In this article, I'll describe how to set up a web-based archive for a mailing list. This article picks up from where I left off in my previous article, "A Quick and Easy Way to Set Up a Mailing List", also in this issue of Linux Gazette. If you haven't already done so, I highly recommend that you read that article first before reading this one. A lot of the context and content in here are derived from the methods described in that article.
First, I'll briefly describe the mailing list setup that we'll be using in this article. If you have read the previous article, this setup will be familiar to you.
Let's say that we have a mailing list called email@example.com, running on a Linux system called mybox.example.com. The e-mail addresses subscribed to this list are firstname.lastname@example.org, email@example.com, and firstname.lastname@example.org. We set this up using our Mail Transfer Agent's aliases file (usually /etc/mail/aliases or /etc/aliases, depending on your distribution). Our mailing list has been set up like this in the aliases file:
theproject: linus, email@example.com, firstname.lastname@example.org
So when e-mails are sent to email@example.com, those e-mails will be automatically propagated to firstname.lastname@example.org, email@example.com, and firstname.lastname@example.org.
Before we get started with the instructions for setting up the web-based archive, I'll first explain what we plan to achieve. What we want to do is allow your workgroup members to access a website that will host your mailing list archive. For example, you can host your mailing list archive on http://mybox.example.com/theproject/ and make it accessible to all your workgroup members.
Having a web-based archive makes it easier and more convenient to check out what has been discussed. Also, it can act as a central location to store documents and other attachments. You can also use it as a backup in the unfortunate event that you lose your e-mails (which I hope will never happen!).
If you want to set up a web-based archive for your mailing list, you'll need:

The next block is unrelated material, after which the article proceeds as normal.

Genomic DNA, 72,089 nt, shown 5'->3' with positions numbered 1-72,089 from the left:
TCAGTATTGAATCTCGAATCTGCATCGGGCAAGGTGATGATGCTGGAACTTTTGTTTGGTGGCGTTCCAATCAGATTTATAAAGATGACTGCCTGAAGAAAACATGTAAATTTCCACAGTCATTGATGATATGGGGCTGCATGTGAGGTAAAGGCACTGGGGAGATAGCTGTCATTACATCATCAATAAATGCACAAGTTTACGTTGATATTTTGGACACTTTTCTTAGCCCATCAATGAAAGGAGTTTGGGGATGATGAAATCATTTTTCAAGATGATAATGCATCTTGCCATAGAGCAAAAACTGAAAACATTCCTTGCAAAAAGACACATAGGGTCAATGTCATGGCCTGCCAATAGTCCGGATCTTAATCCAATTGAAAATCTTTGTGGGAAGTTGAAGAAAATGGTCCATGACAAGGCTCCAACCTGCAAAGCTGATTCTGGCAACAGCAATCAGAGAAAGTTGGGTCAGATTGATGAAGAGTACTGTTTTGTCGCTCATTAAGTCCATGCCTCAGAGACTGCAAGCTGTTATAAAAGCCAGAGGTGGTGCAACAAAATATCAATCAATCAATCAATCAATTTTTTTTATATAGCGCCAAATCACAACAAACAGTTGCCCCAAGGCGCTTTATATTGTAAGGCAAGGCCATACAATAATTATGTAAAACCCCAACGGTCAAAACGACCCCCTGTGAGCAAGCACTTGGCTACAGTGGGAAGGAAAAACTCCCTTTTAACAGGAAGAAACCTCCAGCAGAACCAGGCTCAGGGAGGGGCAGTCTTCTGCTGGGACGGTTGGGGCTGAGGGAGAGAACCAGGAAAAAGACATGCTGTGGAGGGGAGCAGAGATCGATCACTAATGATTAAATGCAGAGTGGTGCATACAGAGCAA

You'll first need to check if the webserver is running. Again, you can use the netstat command to do this:
lteo@mybox:~$ netstat -a | grep www tcp 0 0 *:www *:* LISTEN
If the system responds with that line, it is likely that your webserver is already running. If it is not, you can start it by issuing the command "/etc/init.d/apache start" on Debian, the same or "/etc/rc.d/init.d/httpd start" on Red Hat, etc. In Slackware, issue the command "/etc/rc.d/rc.httpd start".
After you've downloaded hypermail, proceed to install it using the instructions in its README file. The installation steps should be pretty standard. If you're in a hurry, the following commands should work for you (they're meant for hypermail 2.1.2; substitute the version number for the hypermail version you downloaded):
root@mybox:~# tar zxf hypermail-2.1.2.tgz root@mybox:~# cd hypermail-2.1.2 root@mybox:~/hypermail-2.1.2# ./configure root@mybox:~/hypermail-2.1.2# make root@mybox:~/hypermail-2.1.2# make install
The next thing you need to do is to set up a dummy user account on your system. We will register this account on the mailing list, and use it exclusively for collecting all mails sent to the mailing list. We will then generate the mailing list archive using this dummy user account's mailbox.
Let's call our dummy account "projarc". You can create it in the same way you create a normal user account on your Linux distribution. I personally use the adduser command on my Debian GNU/Linux system:
root@mybox:~# adduser Enter a username to add: projarc Adding user projarc... Adding new group projarc (1004). Adding new user projarc (1004) with group projarc. Creating home directory /home/projarc. Copying files from /etc/skel Enter new UNIX password: <password> Retype new UNIX password: <password> passwd: password updated successfully Changing the user information for projarc Enter the new value, or press return for the default Full Name : Dummy user Room Number : Work Phone : Home Phone : Other : Is the information correct? [y/n] y
You will need to add this user to your the aliases file (/etc/mail/aliases or /etc/aliases) to get it registered as a member of the mailing list. To do this, just edit the file and add the username to the list. The section that describes your mailing list members in the aliases file should look like this:
# The Project mailing list theproject: projarc, linus, email@example.com, firstname.lastname@example.org
Remember to run that command to inform your MTA about the changes after you've done this.